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Writing Historical Fiction Focused on Wartime Holland

International bestselling author Imogen Matthews shares the process she followed to write her historical fiction trilogy based in wartime Holland.

My interest in historical fiction began when I was a child listening to my mother’s vivid accounts of life under German occupation during the terrible Dutch Hunger Winter of 1944-45. Although I didn’t appreciate it at the time, her acts of derring-do and desperate measures to forage in the frozen earth for tulip bulbs in order to put food on the table for her family were to inspire my writing more than half a century on.

(6 Practical Tips for Writing Great Historical Fiction.)

My mother gave me a personal and direct link to the past that no history book could have taught me. I think this is the reason that, 77 years on from the end of war, World War 2 fiction is such a hugely popular genre, because so many of us have a connection through parents or grandparents who lived through those turbulent times. Their personal, often harrowing, stories provide a unique perspective into a world few of us can imagine today.


It wasn’t until my mother was in her 90s that I recognized the importance of recording her memories of wartime Holland before they were lost forever. Although I felt I knew her stories by heart, I asked her to write them down for me to type up in a document for the family. I still have those pages, torn from a lined exercise book and covered in her distinctive cursive style, that reflect her uniquely vibrant voice in a way I could not do justice to without her assistance.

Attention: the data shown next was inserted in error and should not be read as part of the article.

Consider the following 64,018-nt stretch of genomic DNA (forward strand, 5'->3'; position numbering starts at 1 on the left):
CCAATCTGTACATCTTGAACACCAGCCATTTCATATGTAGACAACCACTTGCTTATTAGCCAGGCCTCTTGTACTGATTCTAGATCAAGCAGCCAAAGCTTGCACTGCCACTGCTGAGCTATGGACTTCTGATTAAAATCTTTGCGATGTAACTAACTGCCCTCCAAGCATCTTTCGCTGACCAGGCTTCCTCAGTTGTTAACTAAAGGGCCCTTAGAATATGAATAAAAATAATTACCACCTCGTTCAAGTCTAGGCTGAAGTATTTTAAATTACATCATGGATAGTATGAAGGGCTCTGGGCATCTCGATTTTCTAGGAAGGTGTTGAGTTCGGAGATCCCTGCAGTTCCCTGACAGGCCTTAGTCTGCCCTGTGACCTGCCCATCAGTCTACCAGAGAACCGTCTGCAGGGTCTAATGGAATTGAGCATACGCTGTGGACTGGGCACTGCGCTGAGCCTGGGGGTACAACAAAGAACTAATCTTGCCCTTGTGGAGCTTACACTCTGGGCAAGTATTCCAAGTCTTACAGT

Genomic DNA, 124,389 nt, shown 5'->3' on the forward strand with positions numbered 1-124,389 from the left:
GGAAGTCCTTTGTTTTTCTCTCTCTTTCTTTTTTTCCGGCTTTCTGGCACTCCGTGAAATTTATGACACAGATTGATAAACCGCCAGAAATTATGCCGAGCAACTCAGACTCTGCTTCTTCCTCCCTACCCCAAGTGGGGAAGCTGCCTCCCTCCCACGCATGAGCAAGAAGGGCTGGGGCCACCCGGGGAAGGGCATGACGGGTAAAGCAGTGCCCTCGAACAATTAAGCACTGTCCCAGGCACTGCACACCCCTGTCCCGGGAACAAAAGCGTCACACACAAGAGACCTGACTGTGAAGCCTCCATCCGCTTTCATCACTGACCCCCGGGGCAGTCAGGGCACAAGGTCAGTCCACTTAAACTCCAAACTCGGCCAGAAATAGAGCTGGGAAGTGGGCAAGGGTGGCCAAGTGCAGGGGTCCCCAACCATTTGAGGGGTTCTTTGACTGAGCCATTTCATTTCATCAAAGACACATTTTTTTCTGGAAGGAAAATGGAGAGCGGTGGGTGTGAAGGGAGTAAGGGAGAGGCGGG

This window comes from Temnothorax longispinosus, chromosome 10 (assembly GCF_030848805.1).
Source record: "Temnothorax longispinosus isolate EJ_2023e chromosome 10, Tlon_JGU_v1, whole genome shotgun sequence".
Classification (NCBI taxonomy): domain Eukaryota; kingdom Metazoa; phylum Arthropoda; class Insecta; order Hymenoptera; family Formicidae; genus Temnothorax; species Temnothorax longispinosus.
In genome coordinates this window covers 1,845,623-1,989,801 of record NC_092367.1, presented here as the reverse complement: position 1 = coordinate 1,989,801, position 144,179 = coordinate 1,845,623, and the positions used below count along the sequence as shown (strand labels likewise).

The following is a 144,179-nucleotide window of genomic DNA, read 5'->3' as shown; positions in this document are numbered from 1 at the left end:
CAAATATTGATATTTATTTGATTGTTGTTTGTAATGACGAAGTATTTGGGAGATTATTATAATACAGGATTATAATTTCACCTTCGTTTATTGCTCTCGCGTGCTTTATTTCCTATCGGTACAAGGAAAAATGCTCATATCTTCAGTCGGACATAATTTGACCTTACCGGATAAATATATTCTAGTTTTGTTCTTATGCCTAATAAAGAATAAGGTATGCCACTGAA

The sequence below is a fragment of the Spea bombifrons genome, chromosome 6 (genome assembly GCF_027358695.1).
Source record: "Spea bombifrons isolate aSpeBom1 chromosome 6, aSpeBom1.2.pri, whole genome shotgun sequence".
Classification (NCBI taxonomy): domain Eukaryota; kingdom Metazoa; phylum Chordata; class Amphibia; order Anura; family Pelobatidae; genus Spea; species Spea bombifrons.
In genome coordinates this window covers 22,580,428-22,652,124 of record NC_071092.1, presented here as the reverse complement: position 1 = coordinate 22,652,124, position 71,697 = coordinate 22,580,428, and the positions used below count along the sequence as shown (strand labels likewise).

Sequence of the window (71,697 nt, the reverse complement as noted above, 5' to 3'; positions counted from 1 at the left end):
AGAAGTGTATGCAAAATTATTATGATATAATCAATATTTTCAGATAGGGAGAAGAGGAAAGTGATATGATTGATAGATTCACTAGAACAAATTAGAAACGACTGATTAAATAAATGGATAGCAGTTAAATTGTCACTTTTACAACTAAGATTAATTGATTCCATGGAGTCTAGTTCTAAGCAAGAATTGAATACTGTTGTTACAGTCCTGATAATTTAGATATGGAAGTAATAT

However, I wanted to find out more, and tried to tease from her more information, but it never seemed enough. I suppose I will always wish I had asked her more questions about her past while I still had the opportunity.

Describing a sense of place

The inspiration for my first novel, The Hidden Village, comes from a place I discovered on a Dutch family cycling holiday. Deep in the Veluwe woods, some 50 miles to the east of Amsterdam, is the site of a WW2 refuge for Jews and others who were on the run from the Nazis. It was unknown to me all the years I had ridden past, until the day I caught sight of a large memorial stone by the side of the path.